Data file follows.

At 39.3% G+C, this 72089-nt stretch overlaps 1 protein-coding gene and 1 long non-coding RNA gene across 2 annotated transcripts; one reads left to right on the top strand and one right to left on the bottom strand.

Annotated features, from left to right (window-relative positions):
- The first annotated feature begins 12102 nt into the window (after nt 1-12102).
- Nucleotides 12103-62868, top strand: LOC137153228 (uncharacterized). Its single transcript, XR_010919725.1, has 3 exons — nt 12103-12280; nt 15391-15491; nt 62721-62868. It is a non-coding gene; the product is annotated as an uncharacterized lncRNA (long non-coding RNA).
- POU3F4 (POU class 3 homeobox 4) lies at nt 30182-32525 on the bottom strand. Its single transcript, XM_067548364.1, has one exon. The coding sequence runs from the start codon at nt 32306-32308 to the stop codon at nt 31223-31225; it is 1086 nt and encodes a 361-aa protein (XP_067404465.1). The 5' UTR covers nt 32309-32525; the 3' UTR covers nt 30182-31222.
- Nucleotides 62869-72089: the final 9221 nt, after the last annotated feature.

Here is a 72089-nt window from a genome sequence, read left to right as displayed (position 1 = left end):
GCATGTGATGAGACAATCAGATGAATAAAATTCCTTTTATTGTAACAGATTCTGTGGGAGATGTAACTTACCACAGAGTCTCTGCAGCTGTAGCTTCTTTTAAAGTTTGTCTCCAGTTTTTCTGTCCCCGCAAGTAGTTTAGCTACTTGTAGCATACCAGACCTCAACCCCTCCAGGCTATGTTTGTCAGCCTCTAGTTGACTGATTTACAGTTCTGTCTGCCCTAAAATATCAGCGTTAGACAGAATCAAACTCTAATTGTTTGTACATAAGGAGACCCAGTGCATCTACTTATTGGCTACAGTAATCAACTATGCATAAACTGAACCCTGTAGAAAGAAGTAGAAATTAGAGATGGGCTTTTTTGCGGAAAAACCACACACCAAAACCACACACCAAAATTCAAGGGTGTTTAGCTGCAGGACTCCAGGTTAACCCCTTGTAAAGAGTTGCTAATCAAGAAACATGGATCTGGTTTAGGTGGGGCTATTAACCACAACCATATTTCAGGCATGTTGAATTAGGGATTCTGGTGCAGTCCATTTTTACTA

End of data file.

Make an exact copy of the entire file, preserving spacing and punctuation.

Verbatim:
At 39.3% G+C, this 72089-nt stretch overlaps 1 protein-coding gene and 1 long non-coding RNA gene across 2 annotated transcripts; one reads left to right on the top strand and one right to left on the bottom strand.

Annotated features, from left to right (window-relative positions):
- The first annotated feature begins 12102 nt into the window (after nt 1-12102).
- Nucleotides 12103-62868, top strand: LOC137153228 (uncharacterized). Its single transcript, XR_010919725.1, has 3 exons — nt 12103-12280; nt 15391-15491; nt 62721-62868. It is a non-coding gene; the product is annotated as an uncharacterized lncRNA (long non-coding RNA).
- POU3F4 (POU class 3 homeobox 4) lies at nt 30182-32525 on the bottom strand. Its single transcript, XM_067548364.1, has one exon. The coding sequence runs from the start codon at nt 32306-32308 to the stop codon at nt 31223-31225; it is 1086 nt and encodes a 361-aa protein (XP_067404465.1). The 5' UTR covers nt 32309-32525; the 3' UTR covers nt 30182-31222.
- Nucleotides 62869-72089: the final 9221 nt, after the last annotated feature.

Here is a 72089-nt window from a genome sequence, read left to right as displayed (position 1 = left end):
GCATGTGATGAGACAATCAGATGAATAAAATTCCTTTTATTGTAACAGATTCTGTGGGAGATGTAACTTACCACAGAGTCTCTGCAGCTGTAGCTTCTTTTAAAGTTTGTCTCCAGTTTTTCTGTCCCCGCAAGTAGTTTAGCTACTTGTAGCATACCAGACCTCAACCCCTCCAGGCTATGTTTGTCAGCCTCTAGTTGACTGATTTACAGTTCTGTCTGCCCTAAAATATCAGCGTTAGACAGAATCAAACTCTAATTGTTTGTACATAAGGAGACCCAGTGCATCTACTTATTGGCTACAGTAATCAACTATGCATAAACTGAACCCTGTAGAAAGAAGTAGAAATTAGAGATGGGCTTTTTTGCGGAAAAACCACACACCAAAACCACACACCAAAATTCAAGGGTGTTTAGCTGCAGGACTCCAGGTTAACCCCTTGTAAAGAGTTGCTAATCAAGAAACATGGATCTGGTTTAGGTGGGGCTATTAACCACAACCATATTTCAGGCATGTTGAATTAGGGATTCTGGTGCAGTCCATTTTTACTA